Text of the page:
'Shark Island': An Experiment in Survival

Shark Island: An Experiment in SurvivalCourtesy National Geographic
More than 30 years ago, the waters around "Shark Island" were turned in to a national park and declared off limits to any kind of fishing. Researchers hoped to discover if the vibrant sea life would return, and if the island could become a model for conservation.

For most people, hearing the word "shark" conjures up images of violent predators in the Oceanic underworld. It's the stuff of nightmares, unless you're like Enric Sala, who revels when swimming in shark-infested waters.

"Unfortunately, when you have a camera, the sharks are never close enough," said Sala, a National Geographic ocean explorer who spent three weeks swept up in a tide of sharks as part of a marine-research expedition.

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"You want them to be closer. And we can get really, really close to the animals to be able to study their behavior. ...These sharks are so afraid of humans that when they get really close and see the bubbles, they swim away."

Sala and his team traveled in September to Costa Rica's Cocos Island, known to some as "Shark Island" for its high concentration of sharks, to see if a bold experiment in survival was actually working.

More than 30 years ago, the waters around the island were turned in to a national park and declared off limits to any kind of fishing. Researchers hoped to discover if the vibrant sea life would return, and if the island could become a model for conservation.

"Nightline" met up with Sala, 41, at Long Island, N.Y.'s Atlantis Marine World to talk about his expedition and upcoming documentary "Shark Island," which will air on the National Geographic Wild channel Monday.

The Expedition

Sala led the expedition with world-famous oceanographer Sylvia Earle.

"She has spent thousands of hours underwater," he said of his colleague. "She was key in living the deep part of our expedition because we were studying the sharks, but we were also studying some deep-sea mounds where nobody had been before."

Las Gemelas seamounds are an entire underwater mountain range with peaks that top out at 500 feet below the water's surface. Sala compared it to landing on the dark side of the moon.

There, diving down using underwater submarines, they found a barrage of sea life, but there was also something disturbing in the midst: fishing lines.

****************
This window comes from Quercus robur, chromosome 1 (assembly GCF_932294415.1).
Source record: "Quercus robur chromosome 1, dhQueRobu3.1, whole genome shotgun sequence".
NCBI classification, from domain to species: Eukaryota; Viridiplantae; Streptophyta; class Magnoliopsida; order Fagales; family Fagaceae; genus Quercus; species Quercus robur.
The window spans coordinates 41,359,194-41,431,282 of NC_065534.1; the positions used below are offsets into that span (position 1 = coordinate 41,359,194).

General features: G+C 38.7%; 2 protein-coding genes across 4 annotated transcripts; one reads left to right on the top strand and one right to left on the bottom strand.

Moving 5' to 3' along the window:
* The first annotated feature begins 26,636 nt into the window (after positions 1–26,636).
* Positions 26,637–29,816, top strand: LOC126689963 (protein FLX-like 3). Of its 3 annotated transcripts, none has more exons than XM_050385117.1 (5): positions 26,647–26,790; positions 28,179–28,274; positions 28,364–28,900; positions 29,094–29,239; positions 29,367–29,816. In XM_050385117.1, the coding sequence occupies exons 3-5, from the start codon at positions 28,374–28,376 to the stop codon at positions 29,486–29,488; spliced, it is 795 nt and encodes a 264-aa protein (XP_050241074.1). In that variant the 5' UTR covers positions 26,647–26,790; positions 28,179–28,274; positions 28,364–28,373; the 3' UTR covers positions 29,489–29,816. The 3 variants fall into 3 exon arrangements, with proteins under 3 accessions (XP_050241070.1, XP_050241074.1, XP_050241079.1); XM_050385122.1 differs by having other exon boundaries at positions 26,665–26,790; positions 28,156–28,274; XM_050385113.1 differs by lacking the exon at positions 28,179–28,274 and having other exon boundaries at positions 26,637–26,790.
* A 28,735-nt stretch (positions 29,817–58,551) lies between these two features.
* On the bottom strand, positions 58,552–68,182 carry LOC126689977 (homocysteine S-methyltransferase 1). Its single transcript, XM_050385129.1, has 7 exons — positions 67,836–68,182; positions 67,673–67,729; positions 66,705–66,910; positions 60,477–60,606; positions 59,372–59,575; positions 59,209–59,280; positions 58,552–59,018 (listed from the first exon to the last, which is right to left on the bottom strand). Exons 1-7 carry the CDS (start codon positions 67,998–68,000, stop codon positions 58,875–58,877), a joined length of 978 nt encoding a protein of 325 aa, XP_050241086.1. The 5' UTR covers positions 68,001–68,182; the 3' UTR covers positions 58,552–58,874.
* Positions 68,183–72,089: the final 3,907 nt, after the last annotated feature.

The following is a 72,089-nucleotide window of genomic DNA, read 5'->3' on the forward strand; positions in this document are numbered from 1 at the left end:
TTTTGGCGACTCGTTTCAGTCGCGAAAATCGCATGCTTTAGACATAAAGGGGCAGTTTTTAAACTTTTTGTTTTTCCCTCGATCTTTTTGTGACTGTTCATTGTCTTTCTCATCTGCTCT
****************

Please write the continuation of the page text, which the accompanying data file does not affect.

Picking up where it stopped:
High Demand for Shark Fin Puts Sharks at Greater Risk

Sharks have been poached from these protected waters by fishermen, eager to ship them off to Asia, where consumption of shark-fin soup is a symbol of wealth and prestige.

"It's a very popular dish in China, for example. And now it's become a sign of social status," Sala said. "Most of the Chinese weddings have to have shark-fin soup."

Heavy demand explains what the crew found days later in the protected waters, baited lines more evidence of poachers.

The team saw a 6-foot-long yellowfin tuna hooked for hours. By the time they were able to free the battered giant tuna, it was too late. It slowly sank to the bottom of the ocean, dead from the exhausting struggle.

A green sea turtle also fell victim to fishermen that day.

"The turtle fought really hard and the turtle doesn't know that you want to help her and still fights harder when you try to unhook her from the line," Sala said. "But, fortunately, we were able to release and that was the fastest turtle I've seen, it went down and disappeared into the safety of the world."

Poaching Endangers Shark Population

Poaching is still a huge problem on Shark Island. In the past five years alone, more than 450 sharks, a thousand yellowfin tuna, and turtles and dolphins by the dozens have been found hooked to fishing lines in the park.

"It was really, really hard to see these huge animals swimming, they swim majestically, they are like underwater torpedoes, they are so powerful … and suddenly you see them hanging from a hook, fighting really hard to get released," Sala said. "It really breaks your heart."

The sharks are of special concern to scientists because they're at the top of the food chain; if too many are killed, it could upset the entire ecosystem.

Tagging Sharks to Protect Population

Sala's team tagged a shark with a satellite tracking device in hopes of observing how the predator comes and goes, and watching whether it swims into harm's way. The goal was to learn enough to protect the population.

After the three-week expedition, Sala returned to the National Geographic Headquarters in Washington, D.C., where the one shark they tagged was being tracked from space. At first, it was alive and well, migrating outside the protection zone through the waters of Central and South America, looking for food. About 20 days later, however, researchers stopped hearing from it. While they never knew what happened, Sala believed fishermen killed it.

"It shows a problem," he said. "It was very clear. Inside the park, there are so many fish but outside the park, they are catching almost nothing and as soon as the sharks leave the park, they run the risk of being caught.

"And then the shark fins go to Asia so somebody can show off at a wedding."

Researchers found that the pristine island now has one of the highest fish densities in this part of the world. Massive amounts of sea life have returned, evidence of just how fast the ocean and its sea life can regenerate itself.

It's proof, Sala said, that protection like this is needed in waters all around the globe.